The medal which has been awarded to Theo posthumously is one which is called the Dickin Medal (after its founder) and is also known as the animals’ Victoria Cross. It originated in the Second World War and has been used since then to recognize twenty-eight dogs, one cat, three horses and thirty-two WWII carrier pigeons.
May both of these heroes of the war in Afghanistan rest in peace. (Photo via Britain’s Ministry of Defence.)
A dog in the west African nation of Ghana is being credited with saving the life of a baby abandoned under a bridge in a place called Winkongo. The dog had wandered off the farm where it lived, and its owner had organized a search party to find it. From this report:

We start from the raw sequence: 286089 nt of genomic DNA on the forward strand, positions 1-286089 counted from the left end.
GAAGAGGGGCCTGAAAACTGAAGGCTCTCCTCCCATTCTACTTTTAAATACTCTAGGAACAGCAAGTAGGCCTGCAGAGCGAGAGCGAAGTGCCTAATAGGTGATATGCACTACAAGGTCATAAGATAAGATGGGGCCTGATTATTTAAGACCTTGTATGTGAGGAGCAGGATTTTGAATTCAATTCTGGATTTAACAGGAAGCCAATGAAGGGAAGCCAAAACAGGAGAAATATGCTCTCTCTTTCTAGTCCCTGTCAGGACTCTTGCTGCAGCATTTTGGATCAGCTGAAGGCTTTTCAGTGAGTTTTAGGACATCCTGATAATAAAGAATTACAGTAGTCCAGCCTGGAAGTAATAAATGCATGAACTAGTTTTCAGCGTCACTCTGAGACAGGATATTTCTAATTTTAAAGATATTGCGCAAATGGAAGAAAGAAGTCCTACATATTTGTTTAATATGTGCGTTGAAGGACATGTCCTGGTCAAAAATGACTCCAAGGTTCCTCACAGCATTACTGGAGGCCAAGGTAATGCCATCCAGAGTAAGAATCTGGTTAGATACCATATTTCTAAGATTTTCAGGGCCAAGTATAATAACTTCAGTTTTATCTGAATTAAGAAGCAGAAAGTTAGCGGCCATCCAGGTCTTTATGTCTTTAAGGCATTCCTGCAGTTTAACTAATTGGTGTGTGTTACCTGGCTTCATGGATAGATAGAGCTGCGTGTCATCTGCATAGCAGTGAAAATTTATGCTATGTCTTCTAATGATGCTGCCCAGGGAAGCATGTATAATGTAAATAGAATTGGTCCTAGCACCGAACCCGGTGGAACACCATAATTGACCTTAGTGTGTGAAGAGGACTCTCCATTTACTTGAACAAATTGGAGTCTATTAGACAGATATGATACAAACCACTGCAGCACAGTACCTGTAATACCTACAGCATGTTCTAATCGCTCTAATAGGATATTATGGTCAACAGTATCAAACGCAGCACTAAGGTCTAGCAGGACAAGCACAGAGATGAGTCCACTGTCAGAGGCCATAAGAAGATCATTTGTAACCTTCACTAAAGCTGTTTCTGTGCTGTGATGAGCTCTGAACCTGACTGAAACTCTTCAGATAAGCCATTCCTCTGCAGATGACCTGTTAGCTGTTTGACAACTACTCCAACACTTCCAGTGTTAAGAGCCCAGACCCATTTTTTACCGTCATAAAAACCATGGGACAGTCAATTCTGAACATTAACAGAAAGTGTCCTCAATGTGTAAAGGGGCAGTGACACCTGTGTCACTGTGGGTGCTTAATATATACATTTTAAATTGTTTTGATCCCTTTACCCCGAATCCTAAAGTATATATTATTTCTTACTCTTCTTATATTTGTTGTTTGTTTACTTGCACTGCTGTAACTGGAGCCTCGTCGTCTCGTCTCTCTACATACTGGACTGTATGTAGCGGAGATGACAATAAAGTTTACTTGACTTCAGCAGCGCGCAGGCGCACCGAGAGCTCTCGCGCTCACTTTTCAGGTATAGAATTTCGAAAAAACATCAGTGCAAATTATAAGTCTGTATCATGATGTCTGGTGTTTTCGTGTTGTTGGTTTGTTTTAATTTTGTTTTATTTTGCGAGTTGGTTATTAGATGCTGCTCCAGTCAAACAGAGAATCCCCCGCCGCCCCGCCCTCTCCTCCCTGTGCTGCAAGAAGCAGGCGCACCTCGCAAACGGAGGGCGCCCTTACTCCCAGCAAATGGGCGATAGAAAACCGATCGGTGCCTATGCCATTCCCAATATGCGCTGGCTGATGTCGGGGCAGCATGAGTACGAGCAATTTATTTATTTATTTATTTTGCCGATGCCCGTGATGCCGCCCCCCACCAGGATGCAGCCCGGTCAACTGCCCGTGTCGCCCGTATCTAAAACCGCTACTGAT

Searchers spent most of the night tracking the hound through nearby fields and woods, and came upon the unlikely pair quite some time later; finally locating him under the bridge near the farm he calls home, they were surprised to find the dog curled around a human infant.
A story from Shirley, Massachusetts: Lilly, a pit bull saved from the pound to be a companion to a woman suffering from alcoholism, pulled or pushed her unconscious owner from the path of a freight train that was frantically braking to avoid hitting the two. (Video of Lilly in recovery below.) The engineer of the train saw the dog trying to get the woman off the tracks, but couldn’t stop the train in time. The woman, thanks to the dog’s efforts, was uninjured. The dog suffered injuries to her foot and pelvis, and has had to have one of her front legs amputated.